The referendums in Europe in the wake of the First World War were the result of a political doctrine of self-determination and the idea that nations are clearly defined units created on the basis of shared history and language.

Referendums were therefore only held in regions where defeated countries bordered new or neutral nations. The victors were not interested in referendums.

France and Italy took over Alsace-Lothringen and the Southern Tyrol, respectively, without consulting the local populations – and Romania did the same with Transylvania.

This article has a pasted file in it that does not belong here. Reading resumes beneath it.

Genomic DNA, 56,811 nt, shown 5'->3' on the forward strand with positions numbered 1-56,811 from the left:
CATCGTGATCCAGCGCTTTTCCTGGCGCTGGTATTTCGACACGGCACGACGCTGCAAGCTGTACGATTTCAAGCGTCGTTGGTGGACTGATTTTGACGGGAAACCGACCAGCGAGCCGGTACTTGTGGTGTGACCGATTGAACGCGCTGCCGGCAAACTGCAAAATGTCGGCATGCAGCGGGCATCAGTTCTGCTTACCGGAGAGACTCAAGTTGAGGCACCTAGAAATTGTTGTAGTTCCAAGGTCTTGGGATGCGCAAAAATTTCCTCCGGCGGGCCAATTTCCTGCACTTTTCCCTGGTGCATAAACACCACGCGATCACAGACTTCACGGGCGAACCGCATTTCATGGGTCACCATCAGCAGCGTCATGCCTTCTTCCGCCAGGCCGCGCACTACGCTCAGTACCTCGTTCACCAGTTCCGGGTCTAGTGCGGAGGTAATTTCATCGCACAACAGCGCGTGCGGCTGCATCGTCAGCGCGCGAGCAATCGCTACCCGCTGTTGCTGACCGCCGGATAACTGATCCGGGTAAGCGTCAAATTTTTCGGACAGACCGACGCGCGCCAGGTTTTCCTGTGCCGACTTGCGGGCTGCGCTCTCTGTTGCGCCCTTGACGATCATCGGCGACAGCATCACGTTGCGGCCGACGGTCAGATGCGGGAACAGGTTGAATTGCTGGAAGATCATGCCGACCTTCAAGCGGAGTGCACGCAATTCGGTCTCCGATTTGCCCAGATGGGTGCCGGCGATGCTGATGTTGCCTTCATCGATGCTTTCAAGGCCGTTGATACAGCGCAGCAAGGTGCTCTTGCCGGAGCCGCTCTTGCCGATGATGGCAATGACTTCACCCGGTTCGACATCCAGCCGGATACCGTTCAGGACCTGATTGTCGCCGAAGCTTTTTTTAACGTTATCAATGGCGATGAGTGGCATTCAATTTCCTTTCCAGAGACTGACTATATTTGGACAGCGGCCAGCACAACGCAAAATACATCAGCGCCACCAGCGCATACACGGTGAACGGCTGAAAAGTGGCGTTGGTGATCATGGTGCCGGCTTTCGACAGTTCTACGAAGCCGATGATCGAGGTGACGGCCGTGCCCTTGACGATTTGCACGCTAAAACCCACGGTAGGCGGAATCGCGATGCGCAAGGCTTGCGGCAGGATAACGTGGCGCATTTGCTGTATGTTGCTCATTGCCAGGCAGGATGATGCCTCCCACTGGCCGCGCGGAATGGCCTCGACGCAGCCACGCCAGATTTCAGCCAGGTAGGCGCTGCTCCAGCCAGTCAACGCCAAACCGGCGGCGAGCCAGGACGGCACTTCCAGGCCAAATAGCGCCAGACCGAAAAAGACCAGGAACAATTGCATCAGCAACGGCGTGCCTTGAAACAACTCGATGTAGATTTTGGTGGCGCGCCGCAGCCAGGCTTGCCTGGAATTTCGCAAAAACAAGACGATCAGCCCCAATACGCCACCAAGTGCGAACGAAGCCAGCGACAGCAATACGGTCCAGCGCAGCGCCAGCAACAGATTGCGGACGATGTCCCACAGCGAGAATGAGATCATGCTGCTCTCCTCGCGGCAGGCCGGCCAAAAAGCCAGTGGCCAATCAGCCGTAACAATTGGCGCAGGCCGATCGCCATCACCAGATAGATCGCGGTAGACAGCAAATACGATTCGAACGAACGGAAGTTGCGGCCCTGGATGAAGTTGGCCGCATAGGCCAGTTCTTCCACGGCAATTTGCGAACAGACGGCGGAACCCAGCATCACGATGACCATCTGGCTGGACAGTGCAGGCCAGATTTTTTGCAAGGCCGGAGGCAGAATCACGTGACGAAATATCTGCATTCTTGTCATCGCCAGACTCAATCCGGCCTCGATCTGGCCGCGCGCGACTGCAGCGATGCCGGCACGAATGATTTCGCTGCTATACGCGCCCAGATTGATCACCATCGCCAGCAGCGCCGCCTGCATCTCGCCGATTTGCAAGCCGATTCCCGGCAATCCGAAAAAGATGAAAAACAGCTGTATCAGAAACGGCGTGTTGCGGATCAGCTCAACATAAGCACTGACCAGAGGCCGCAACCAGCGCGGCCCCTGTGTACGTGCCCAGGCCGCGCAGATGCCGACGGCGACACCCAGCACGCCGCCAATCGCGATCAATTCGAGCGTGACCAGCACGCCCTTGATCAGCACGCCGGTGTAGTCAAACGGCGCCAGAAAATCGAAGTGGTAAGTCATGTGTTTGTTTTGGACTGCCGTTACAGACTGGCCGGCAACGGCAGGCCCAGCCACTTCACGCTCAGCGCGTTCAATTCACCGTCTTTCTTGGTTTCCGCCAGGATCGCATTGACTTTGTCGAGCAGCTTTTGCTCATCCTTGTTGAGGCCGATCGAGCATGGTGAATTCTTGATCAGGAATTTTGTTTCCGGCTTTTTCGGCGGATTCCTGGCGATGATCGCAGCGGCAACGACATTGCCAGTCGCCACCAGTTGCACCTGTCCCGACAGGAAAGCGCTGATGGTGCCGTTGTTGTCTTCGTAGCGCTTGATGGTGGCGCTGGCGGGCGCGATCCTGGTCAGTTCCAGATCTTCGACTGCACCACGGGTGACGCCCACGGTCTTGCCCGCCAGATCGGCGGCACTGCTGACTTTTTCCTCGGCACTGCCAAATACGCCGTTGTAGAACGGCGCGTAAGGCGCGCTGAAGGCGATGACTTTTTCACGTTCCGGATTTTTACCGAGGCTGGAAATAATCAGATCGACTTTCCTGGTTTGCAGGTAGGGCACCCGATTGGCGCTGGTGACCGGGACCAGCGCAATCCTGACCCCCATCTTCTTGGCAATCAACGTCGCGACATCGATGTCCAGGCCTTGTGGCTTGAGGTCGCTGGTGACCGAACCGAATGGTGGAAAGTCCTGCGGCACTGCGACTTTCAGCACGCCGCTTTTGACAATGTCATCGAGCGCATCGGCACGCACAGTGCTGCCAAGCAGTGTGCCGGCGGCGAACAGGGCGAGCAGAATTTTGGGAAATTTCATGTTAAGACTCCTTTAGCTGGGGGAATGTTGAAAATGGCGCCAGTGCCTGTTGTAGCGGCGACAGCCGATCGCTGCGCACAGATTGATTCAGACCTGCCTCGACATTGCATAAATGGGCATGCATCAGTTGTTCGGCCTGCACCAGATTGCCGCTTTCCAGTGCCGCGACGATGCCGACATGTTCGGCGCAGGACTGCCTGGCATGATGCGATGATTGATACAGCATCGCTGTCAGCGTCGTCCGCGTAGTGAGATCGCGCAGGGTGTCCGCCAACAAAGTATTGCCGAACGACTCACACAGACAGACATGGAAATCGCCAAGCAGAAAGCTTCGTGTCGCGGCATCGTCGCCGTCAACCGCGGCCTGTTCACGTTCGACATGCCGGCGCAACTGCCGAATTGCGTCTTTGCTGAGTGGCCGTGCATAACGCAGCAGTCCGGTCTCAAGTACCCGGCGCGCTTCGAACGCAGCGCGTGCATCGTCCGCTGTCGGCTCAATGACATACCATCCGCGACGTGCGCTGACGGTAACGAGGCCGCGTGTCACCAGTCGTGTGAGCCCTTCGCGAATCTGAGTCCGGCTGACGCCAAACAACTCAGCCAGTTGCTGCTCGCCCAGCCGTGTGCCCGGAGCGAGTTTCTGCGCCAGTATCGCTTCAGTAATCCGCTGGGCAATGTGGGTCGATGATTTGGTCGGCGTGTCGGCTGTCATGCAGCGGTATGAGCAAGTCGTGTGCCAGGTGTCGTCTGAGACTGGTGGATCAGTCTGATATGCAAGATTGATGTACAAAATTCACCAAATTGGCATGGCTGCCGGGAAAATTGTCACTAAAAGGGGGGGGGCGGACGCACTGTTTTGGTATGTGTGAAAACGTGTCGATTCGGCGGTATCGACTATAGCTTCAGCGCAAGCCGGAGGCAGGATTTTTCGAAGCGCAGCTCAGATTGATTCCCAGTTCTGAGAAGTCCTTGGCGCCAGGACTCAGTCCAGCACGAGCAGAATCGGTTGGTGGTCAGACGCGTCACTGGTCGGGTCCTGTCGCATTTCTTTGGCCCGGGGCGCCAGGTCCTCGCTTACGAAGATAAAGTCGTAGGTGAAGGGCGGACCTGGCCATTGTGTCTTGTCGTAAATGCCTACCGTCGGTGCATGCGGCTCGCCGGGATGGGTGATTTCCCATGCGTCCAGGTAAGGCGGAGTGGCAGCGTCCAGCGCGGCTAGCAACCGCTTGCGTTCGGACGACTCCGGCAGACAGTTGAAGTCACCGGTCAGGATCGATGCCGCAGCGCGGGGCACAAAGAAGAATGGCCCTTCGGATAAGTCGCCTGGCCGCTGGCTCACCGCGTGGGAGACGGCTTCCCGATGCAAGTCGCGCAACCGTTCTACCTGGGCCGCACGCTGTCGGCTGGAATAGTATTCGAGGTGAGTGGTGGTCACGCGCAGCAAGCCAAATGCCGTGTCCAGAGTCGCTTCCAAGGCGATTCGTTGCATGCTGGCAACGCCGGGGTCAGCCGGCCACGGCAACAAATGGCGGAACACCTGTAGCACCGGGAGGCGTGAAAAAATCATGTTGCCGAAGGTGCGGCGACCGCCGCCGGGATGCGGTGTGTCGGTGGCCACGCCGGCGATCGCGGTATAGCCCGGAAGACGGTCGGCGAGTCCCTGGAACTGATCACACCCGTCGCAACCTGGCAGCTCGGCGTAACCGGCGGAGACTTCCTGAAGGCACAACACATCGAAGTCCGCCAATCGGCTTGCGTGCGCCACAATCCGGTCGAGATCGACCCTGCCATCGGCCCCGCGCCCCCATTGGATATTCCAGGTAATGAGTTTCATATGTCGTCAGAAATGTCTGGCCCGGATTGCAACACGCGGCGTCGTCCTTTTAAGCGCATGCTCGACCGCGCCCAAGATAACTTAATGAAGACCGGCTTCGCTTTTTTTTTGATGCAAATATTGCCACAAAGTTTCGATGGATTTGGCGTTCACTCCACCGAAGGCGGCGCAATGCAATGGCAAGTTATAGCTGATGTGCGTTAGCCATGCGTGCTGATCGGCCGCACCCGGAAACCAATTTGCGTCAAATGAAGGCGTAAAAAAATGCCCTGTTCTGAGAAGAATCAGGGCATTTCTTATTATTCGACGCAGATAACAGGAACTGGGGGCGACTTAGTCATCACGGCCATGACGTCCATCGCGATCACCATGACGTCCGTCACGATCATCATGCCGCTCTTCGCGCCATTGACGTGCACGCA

In addition to the votes in Schleswig, four referendums were held under international observation in the period 1920 – 21.

Two between Germany and Poland (one in Eastern Prussia in 1920 and one in Upper Silesia in 1921), one between Austria and Yugoslavia (in Carinthia in 1920), and one between Austria and Hungary (in Burgenland in 1921).

In addition, a number of referendums were held without international observation, including those in Vorarlberg and Salzburg (between Austria and Germany), on the Åland Islands (between Sweden and Finland) and in Vilnius (between Poland and Lithuania).